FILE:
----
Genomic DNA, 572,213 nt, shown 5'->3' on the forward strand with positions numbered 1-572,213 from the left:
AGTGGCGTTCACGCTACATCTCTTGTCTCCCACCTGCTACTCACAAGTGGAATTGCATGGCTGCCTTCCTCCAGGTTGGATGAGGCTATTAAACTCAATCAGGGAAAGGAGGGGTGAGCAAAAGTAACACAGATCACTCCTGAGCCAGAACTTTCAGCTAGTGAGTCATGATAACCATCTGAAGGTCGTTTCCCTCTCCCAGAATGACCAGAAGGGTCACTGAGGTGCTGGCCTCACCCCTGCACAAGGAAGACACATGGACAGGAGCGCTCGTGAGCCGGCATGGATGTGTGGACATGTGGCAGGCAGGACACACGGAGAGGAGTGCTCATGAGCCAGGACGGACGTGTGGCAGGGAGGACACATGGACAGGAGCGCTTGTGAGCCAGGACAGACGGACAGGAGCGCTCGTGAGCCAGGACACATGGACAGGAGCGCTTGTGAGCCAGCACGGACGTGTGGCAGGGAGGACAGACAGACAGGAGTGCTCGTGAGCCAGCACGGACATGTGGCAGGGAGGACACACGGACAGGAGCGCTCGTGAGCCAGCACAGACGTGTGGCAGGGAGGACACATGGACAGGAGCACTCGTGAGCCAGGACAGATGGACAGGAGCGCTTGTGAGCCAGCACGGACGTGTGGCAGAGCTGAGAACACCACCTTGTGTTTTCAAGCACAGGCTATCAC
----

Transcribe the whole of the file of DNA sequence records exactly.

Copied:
Genomic DNA, 572,213 nt, shown 5'->3' on the forward strand with positions numbered 1-572,213 from the left:
AGTGGCGTTCACGCTACATCTCTTGTCTCCCACCTGCTACTCACAAGTGGAATTGCATGGCTGCCTTCCTCCAGGTTGGATGAGGCTATTAAACTCAATCAGGGAAAGGAGGGGTGAGCAAAAGTAACACAGATCACTCCTGAGCCAGAACTTTCAGCTAGTGAGTCATGATAACCATCTGAAGGTCGTTTCCCTCTCCCAGAATGACCAGAAGGGTCACTGAGGTGCTGGCCTCACCCCTGCACAAGGAAGACACATGGACAGGAGCGCTCGTGAGCCGGCATGGATGTGTGGACATGTGGCAGGCAGGACACACGGAGAGGAGTGCTCATGAGCCAGGACGGACGTGTGGCAGGGAGGACACATGGACAGGAGCGCTTGTGAGCCAGGACAGACGGACAGGAGCGCTCGTGAGCCAGGACACATGGACAGGAGCGCTTGTGAGCCAGCACGGACGTGTGGCAGGGAGGACAGACAGACAGGAGTGCTCGTGAGCCAGCACGGACATGTGGCAGGGAGGACACACGGACAGGAGCGCTCGTGAGCCAGCACAGACGTGTGGCAGGGAGGACACATGGACAGGAGCACTCGTGAGCCAGGACAGATGGACAGGAGCGCTTGTGAGCCAGCACGGACGTGTGGCAGAGCTGAGAACACCACCTTGTGTTTTCAAGCACAGGCTATCAC